Chemical dependency also known as alcoholism affects ten to twenty million Americans a year will die from their dependency prematurely unless they get help (Cummings). Along with, diabetes, cancer or cardiovascular difficulties, chemical dependency is too a disease with signs, symptoms and treatment. In 1996, the American Medical Association (AMA) declared that alcoholism was a disease, not the result of a person’s low morale. The (AMA) defined alcoholism as “an illness characterized by preoccupation with alcohol and loss of control over its consumption such as to bad usually to intoxication” (Silverstein 20). The National Council on Alcoholism states alcoholism is a “chronic, progressive, and potentially fatal disease marked by repeated drinking that causes trouble in the drinker’s personal, professional, or family life” (Silverstein 20). The craving for alcohol can be as strong as the need for food or water. In 1784, Dr. Benjamin Rush of Philadelphia defined alcoholism as a disease. He concluded that alcohol was an addictive drug and described “habitual drunkenness as involuntary (Silverstein 23). Alcohol contributes to 100,000 deaths annually, making the third leading cause of early death, behind cancer a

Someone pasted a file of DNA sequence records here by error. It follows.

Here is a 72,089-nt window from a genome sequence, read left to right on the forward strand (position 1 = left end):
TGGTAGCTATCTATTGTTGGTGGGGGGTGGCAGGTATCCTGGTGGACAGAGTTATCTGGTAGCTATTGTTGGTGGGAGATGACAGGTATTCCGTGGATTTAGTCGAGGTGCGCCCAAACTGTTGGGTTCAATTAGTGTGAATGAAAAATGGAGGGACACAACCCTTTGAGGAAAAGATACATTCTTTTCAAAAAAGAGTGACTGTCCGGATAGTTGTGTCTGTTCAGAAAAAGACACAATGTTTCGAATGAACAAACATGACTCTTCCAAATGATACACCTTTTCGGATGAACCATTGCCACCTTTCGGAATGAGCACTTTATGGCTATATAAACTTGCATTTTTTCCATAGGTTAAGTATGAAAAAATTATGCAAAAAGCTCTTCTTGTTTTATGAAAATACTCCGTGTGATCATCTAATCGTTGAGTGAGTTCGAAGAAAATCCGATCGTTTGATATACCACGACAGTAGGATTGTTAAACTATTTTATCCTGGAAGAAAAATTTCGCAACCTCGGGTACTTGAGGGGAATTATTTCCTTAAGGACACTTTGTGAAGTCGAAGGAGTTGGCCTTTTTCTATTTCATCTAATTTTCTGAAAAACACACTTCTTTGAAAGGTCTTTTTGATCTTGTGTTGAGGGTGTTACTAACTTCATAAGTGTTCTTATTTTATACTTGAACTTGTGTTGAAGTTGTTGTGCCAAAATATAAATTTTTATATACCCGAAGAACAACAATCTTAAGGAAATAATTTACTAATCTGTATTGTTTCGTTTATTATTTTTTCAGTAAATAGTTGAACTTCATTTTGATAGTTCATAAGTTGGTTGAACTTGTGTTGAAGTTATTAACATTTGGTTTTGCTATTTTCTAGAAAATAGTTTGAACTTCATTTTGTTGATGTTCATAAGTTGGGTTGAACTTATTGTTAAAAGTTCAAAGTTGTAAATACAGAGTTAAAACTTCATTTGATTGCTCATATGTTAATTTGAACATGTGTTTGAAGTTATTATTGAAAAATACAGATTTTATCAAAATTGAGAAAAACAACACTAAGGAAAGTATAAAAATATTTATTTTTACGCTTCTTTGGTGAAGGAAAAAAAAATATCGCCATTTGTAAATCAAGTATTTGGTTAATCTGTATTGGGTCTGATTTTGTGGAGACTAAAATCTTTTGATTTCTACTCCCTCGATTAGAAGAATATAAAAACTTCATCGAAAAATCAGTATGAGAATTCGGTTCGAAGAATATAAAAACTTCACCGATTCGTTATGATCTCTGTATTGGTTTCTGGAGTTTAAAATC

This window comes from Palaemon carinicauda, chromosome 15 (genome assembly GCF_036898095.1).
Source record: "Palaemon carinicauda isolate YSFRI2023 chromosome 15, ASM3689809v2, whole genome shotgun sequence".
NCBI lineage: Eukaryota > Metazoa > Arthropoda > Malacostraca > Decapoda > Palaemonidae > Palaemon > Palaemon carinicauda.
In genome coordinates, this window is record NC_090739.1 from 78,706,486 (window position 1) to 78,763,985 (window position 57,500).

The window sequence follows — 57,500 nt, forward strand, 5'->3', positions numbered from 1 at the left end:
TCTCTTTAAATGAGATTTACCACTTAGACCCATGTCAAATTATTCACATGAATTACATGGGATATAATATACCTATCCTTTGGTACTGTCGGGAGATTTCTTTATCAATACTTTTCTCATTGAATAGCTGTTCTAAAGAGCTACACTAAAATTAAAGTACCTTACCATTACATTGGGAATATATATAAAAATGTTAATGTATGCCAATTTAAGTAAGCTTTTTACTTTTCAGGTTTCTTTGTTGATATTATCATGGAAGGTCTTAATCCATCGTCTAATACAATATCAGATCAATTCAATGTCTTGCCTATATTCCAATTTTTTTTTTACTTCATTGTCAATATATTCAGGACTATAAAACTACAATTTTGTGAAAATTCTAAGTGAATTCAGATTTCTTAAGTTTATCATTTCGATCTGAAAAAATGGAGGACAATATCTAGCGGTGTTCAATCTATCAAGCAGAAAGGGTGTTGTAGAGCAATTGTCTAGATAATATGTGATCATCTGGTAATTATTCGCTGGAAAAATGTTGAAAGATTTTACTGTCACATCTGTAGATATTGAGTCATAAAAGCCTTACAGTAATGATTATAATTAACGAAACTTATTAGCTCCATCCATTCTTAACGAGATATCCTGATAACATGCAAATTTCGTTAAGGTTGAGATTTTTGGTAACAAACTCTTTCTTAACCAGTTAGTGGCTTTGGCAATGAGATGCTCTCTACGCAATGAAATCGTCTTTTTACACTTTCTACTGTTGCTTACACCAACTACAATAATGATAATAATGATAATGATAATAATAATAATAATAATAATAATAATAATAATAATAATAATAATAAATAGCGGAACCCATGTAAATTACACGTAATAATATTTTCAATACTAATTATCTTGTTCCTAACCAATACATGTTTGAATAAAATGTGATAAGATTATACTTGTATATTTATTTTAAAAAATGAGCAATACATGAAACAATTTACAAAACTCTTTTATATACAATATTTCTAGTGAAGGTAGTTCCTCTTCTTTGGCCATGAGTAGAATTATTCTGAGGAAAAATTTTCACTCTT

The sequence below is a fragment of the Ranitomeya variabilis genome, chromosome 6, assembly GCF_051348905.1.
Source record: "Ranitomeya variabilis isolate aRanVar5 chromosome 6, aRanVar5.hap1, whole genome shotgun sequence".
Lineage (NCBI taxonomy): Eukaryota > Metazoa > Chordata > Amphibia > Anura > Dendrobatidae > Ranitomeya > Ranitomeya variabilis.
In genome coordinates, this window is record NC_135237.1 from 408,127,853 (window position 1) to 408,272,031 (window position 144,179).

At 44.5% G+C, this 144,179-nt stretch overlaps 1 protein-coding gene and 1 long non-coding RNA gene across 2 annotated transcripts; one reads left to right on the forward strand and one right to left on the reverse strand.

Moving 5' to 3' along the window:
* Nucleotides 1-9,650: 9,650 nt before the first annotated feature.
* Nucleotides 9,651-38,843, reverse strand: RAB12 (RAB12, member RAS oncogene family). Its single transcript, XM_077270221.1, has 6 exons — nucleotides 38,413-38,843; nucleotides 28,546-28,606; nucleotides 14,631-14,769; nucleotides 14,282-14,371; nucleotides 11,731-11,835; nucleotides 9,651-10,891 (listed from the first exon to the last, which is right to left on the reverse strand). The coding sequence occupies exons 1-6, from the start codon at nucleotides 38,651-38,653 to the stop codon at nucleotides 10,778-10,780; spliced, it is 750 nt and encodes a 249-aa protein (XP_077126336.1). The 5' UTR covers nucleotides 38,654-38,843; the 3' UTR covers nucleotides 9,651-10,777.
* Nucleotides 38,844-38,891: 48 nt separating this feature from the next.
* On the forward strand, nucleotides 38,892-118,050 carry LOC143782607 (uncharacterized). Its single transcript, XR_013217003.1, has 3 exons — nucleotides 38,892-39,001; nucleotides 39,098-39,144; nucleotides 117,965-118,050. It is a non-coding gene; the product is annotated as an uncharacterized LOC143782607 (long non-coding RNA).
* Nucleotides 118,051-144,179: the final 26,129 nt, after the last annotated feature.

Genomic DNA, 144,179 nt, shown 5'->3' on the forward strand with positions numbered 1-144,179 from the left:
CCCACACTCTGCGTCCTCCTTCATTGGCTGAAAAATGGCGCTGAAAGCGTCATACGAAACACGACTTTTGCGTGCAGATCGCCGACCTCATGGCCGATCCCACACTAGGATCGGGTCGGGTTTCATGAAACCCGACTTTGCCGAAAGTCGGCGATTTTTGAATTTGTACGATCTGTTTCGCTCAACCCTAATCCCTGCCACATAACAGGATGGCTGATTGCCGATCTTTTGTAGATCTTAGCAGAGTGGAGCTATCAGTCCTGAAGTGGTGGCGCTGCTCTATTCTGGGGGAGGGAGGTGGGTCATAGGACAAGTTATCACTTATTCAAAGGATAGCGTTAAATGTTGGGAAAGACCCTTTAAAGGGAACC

Anabuse is not a cure for alcoholism. Alcohol causes the liver tissue to deteriorate or scar stopping the liver from filtering deadly poisons. All types of people can become chemically dependent (Johnson 9). 4 of the population ages twelve and older--received treatment for alcoholism and alcohol-related problems in 1997; treatment peaked among people between the ages twenty-six through thirty-four. Other medications help people remain sober. Less consisted data link alcohol consumption, to cancers of the liver, breast, and colon (Howardson). They can help families understand alcoholism and learn how to support family members in recovery. Even if an alcoholic hasn't been drinking for a long time, he or she can still suffer a relapse. He suggests they eventually even the sight or smell of alcohol would repulse the alcoholic (Silverstein 90). If a person drinks while on this medication, severe side effects occur, such as a skin rash, stomach cramps, vomiting and headaches. Alcohol abuse is a drinking pattern that results in consequences that are significant and recurrent. These medications are not used beyond the first few days, however, because they may be highly addictive. It is a technique developed in the early1960"tms by Vernon Johnson, an Episcopal priest in Minneapolis, Minnesota, to force alcoholics in to seeking treatment before their bodies deteriorate to the fatal stage of the disease.